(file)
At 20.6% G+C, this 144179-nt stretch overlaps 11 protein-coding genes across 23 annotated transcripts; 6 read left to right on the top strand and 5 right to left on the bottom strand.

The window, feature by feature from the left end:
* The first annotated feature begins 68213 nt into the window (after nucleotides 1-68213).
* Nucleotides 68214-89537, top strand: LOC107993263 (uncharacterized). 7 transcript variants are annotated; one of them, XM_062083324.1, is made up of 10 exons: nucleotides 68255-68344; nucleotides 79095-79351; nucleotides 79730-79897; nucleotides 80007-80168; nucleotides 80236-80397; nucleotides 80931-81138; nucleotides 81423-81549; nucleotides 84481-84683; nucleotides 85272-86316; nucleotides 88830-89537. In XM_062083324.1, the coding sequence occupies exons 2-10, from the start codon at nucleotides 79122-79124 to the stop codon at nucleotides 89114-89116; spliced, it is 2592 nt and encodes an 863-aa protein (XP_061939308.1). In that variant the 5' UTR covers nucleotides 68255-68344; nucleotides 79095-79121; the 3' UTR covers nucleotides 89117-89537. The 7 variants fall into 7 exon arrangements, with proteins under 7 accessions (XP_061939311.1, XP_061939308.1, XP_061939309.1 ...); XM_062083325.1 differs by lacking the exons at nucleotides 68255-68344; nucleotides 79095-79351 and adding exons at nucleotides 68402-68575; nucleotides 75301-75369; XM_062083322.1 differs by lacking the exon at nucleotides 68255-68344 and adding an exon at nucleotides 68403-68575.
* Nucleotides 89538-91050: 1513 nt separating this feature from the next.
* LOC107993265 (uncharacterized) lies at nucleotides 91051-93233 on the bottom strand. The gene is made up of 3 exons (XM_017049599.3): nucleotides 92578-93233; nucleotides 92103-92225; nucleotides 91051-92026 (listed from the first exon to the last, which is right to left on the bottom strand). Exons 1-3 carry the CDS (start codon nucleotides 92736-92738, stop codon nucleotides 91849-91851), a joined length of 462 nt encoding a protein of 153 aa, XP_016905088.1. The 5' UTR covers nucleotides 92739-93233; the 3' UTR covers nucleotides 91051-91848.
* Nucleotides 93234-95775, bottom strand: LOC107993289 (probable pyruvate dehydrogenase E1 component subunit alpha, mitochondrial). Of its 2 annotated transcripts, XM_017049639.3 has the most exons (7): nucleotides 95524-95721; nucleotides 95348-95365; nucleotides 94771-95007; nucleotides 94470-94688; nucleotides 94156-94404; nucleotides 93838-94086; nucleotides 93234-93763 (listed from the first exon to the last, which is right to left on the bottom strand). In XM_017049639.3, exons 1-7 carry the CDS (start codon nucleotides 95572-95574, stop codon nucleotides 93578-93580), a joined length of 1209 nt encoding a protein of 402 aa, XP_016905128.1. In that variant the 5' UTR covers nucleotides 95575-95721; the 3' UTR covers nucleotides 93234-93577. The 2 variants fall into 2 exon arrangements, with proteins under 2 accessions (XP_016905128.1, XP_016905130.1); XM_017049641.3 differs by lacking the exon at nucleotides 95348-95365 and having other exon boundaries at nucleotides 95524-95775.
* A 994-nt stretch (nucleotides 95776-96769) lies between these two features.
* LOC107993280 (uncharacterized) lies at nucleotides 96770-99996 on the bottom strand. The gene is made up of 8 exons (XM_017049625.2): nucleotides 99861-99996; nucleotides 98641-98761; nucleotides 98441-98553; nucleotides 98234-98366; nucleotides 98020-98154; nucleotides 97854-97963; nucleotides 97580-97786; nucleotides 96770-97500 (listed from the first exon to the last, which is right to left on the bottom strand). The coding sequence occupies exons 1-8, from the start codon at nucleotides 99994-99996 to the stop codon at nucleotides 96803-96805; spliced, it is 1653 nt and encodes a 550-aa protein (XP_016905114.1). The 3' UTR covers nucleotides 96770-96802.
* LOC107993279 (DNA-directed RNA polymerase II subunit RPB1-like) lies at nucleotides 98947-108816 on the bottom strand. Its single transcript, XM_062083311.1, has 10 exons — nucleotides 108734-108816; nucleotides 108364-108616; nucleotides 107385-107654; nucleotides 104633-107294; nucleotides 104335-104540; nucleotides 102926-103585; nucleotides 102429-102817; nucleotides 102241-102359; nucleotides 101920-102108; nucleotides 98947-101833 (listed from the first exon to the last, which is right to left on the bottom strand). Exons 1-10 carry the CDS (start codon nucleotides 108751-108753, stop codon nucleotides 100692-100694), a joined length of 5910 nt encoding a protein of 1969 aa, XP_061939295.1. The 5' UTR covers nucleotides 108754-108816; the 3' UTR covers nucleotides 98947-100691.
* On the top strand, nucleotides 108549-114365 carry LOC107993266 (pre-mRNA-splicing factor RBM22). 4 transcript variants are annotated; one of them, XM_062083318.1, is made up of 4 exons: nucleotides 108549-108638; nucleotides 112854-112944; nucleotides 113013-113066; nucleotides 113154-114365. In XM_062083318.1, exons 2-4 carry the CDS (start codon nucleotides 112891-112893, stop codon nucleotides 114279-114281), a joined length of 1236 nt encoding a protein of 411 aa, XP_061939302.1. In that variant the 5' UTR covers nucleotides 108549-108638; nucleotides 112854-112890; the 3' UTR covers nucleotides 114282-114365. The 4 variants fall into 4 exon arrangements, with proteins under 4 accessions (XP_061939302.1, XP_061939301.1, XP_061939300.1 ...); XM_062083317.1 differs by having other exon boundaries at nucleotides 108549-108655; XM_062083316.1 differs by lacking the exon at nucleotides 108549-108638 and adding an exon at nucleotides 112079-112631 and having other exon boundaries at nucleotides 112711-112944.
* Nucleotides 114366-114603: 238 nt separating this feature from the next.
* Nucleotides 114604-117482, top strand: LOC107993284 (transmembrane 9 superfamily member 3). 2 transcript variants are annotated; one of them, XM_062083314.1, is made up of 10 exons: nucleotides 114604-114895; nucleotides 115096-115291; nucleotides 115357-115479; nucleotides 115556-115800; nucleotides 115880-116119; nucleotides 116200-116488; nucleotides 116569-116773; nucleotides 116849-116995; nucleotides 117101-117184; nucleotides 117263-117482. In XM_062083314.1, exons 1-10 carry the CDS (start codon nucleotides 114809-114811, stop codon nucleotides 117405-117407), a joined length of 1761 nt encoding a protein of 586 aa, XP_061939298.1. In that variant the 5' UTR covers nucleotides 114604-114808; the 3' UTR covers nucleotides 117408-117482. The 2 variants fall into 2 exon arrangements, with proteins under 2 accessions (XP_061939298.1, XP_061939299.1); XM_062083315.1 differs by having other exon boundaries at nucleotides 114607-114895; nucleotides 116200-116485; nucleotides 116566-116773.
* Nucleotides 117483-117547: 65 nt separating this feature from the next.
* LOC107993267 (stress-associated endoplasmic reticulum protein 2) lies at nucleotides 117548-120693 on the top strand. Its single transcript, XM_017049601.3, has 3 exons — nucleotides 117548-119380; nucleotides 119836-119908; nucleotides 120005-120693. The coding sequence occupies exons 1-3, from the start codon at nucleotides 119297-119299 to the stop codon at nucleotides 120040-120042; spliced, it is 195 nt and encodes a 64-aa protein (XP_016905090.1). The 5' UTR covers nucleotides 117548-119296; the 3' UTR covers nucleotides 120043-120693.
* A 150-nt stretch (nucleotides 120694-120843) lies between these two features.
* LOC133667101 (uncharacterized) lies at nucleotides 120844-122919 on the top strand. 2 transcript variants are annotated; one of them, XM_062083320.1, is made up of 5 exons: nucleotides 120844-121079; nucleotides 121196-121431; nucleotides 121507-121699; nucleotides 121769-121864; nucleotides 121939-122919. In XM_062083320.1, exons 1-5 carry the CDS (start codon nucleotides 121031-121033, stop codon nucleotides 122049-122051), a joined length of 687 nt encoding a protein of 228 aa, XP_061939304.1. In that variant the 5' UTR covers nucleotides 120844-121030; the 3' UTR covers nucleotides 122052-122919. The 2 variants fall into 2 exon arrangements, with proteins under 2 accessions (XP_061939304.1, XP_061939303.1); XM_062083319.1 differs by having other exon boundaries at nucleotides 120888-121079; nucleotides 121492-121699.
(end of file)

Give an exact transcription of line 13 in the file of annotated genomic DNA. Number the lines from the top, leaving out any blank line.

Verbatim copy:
* Nucleotides 114604-117482, top strand: LOC107993284 (transmembrane 9 superfamily member 3). 2 transcript variants are annotated; one of them, XM_062083314.1, is made up of 10 exons: nucleotides 114604-114895; nucleotides 115096-115291; nucleotides 115357-115479; nucleotides 115556-115800; nucleotides 115880-116119; nucleotides 116200-116488; nucleotides 116569-116773; nucleotides 116849-116995; nucleotides 117101-117184; nucleotides 117263-117482. In XM_062083314.1, exons 1-10 carry the CDS (start codon nucleotides 114809-114811, stop codon nucleotides 117405-117407), a joined length of 1761 nt encoding a protein of 586 aa, XP_061939298.1. In that variant the 5' UTR covers nucleotides 114604-114808; the 3' UTR covers nucleotides 117408-117482. The 2 variants fall into 2 exon arrangements, with proteins under 2 accessions (XP_061939298.1, XP_061939299.1); XM_062083315.1 differs by having other exon boundaries at nucleotides 114607-114895; nucleotides 116200-116485; nucleotides 116566-116773.